HK, China airfreight recovery next year ruled out

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Recovery next year ruled out
Hong Kong is not likely to fully recover its air cargo market due to global economic and geopolitical factors, while China’s air cargo market is unlikely to return to pre-COVID levels until 2024 as it battles a spreading contagion in its cities that is restricting movement and hampering production. Photo from Cathay Pacific.
  • Xeneta analyst says Hong Kong and China still have to deal with COVID-related issues as well as global economic and geopolitical factors beyond 2023 before recovering their pre-pandemic airfreight capacity
  • Hong Kong’s passenger traffic increased after it ended its mandatory hotel quarantine, but its air cargo volume has dropped for the past two months
  • China’s strict “zero infection” policy is restricting movement amid a wave of COVID contagion in several cities

A full market recovery next year is ruled out for Hong Kong and mainland China’s airfreight industries as the world’s two busiest air cargo airports struggle against the impact of global economic and geopolitical factors as well as lingering COVID challenges, air and sea freight analytics platform Xeneta says.

In an airfreight blog update focusing on both markets, Xeneta analyst Wenwen Zhang said Hong Kong International Airport was the world’s busiest cargo airport in 2021 when measured in weight, but it had to deal with strict pandemic-related restrictions this year.

Hong Kong eased its quarantine for inbound travelers on September 26, keeping only a three-day medical surveillance in place. In contrast, China is strictly sticking with its “zero infection” policy as it battles a spreading COVID wave that’s hampering travel and economic activity.

Zhang said that the Civil Aviation Administration of China’s September international passenger traffic figure as only 3% of the throughput in September 2019.

Airport Authority Hong Kong announced this month HKIA passenger traffic in October reached 755,000, up 447.9% year on year and around 13% of pre-pandemic levels. Cargo throughput slid 23.9% y-o-y to 351,000 tons and flight movements fell 10.2% to 12,575.

Related report: Cathay’s Oct passenger count up 425%, cargo dips

AAHK said cargo volume remained affected by global economic uncertainties, geopolitical tensions and global supply chain disruptions. Exports and imports fell 26% and 29% y-o-y with cargo traffic to and from North America declining the most.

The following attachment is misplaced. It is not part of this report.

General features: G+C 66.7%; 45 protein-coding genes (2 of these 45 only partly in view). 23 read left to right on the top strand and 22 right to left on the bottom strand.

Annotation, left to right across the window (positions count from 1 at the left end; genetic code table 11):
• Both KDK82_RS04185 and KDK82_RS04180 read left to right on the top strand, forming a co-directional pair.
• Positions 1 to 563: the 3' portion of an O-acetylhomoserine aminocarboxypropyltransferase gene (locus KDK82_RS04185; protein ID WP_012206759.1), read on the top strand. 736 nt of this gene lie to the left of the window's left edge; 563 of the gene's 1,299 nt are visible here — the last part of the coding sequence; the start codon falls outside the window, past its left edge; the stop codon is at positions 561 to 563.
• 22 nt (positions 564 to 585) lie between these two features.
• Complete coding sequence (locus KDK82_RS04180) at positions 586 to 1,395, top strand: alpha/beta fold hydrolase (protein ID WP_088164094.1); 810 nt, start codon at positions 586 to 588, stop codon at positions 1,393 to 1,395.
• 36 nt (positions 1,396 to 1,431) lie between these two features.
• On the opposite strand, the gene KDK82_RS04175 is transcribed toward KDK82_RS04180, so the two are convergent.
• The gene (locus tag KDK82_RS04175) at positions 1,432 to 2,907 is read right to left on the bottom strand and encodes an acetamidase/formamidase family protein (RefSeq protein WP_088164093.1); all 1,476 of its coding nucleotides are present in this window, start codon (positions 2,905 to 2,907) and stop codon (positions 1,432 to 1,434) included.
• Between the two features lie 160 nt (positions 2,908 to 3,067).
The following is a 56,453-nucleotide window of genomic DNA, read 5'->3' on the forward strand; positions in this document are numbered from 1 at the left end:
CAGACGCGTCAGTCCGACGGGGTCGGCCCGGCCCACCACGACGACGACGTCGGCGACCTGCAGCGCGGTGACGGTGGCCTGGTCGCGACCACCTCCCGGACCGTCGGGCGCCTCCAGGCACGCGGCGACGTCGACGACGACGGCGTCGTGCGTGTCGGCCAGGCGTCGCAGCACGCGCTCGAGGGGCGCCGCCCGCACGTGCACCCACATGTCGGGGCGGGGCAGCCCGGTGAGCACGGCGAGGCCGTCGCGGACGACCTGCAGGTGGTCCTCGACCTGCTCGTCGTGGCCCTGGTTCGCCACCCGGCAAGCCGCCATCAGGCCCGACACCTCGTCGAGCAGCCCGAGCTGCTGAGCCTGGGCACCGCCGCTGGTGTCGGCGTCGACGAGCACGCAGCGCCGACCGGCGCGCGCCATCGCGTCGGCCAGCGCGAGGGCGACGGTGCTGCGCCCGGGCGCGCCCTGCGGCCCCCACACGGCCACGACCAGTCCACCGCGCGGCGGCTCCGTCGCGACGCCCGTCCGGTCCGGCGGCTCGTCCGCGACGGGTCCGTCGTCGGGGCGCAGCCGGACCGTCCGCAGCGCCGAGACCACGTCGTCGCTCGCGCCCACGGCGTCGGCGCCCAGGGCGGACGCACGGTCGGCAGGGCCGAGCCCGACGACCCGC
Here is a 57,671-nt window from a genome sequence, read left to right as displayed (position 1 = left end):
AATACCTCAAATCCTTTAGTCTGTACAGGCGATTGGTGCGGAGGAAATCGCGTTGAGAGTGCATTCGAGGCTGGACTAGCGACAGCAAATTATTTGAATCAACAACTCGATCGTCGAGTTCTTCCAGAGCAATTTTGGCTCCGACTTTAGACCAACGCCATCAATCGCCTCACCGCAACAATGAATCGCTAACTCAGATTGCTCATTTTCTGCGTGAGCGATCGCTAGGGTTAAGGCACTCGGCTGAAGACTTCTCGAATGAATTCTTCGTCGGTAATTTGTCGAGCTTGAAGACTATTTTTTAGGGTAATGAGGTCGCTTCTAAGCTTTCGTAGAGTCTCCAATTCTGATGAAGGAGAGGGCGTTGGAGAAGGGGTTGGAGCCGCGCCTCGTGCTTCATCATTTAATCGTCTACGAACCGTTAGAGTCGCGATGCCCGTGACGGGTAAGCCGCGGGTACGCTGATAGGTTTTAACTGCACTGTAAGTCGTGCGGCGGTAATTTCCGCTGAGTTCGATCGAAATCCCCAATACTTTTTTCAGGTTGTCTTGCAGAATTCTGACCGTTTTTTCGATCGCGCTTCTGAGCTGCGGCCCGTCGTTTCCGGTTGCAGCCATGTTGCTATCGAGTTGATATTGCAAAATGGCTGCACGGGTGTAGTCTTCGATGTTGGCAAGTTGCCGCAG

In January-October, HKIA handled 3 million passengers, a 179.0% y-o-y spike. Its cargo volume fell 14.1% to 3.5 million tons and flight movements slipped 5.3% to 109,270.

On a 12-month rolling basis, HKIA handled 3.3 million passengers, up 162.6% y-o-y, and 4.5 million tons of cargo and 138,650 flight movements, down 10.0% and 1.4%.

Zhang said Hong Kong outbound air cargo capacity peaked year-to-date 21% in the first half of November vs. the week before restrictions eased on September 26.

Belly capacity grew 69% as passenger numbers grew. Overall air cargo capacity was subdued. For example, capacity was still down 5% y-o-y and 18% below the pre-pandemic levels.

Zhang said despite the recent growth, belly capacity in the first half of November was still 72% lower than its pre-pandemic level.

Year-to-date air cargo volumes out of Hong Kong are 16% below 2021 and 11% lower than in 2019, Zhang said.

She said with the increased cargo capacity and falling volume, dynamic load factor measuring aircraft capacity utilization by cargo volume and weight continued to trend downward.

In Week 2 of November, the load factor for the outbound Hong Kong market stood at 84%, 7 percentage points lower than the load factor in 2019.

There’s no sign of a peak season this year with rates out of Hong Kong down 12% y-o-y.

Looking at top volume corridors, the Hong Kong-Europe average airfreight rate was US$5.97/kg in Week 2 of November after declining since the pre-Golden Week cargo rush. The rate on this corridor is down 12% y-o-y but remains 85% above pre-COVID levels.

The Hong Kong-North America average rate in the same week was $5.71 per kg as war has less impact on this corridor, the inbound North American rate fell a steeper 44% than Europe’s from the same week last year and “only” 56% above the pre-COVID level.

Hong Kong is giving away 500,000 airline tickets, but that’s unlikely to help its airfreight market recover fully until 2024, as the three-day medical surveillance for arrivals is turning off foreign travelers, Zhang said.

She said 4 in 5 travelers to Hong Kong are from China, which is largely closed to the rest of the world such that regional air cargo belly capacity in and out of Hong Kong is unlikely to recover substantially.

Xeneta’s data for the week to November 13 show China’s passenger belly capacity at 89% below the pre-pandemic level.

This winter until March 31, 2023, CAAC says Chinese and foreign airlines have scheduled 840 weekly passenger flights and 6,148 weekly cargo flights for international routes, up 106% and 7% versus last winter.

While China is taking steps to loosen COVID restrictions, this is unlikely to boost international travel substantially with all inbound travelers still required to undergo a compulsory 5-day quarantine and 3 days of home isolation.

One exception with a likely significant effect is China’s ending the “circuit breaker” mechanism, in which an inbound flight is suspended if it carries a certain number of passengers who test positive for COVID. Removing this mechanism ended the uncertainty of international travel.

Overall, a recovery next year is ruled out for China’s air cargo market, Zhang said.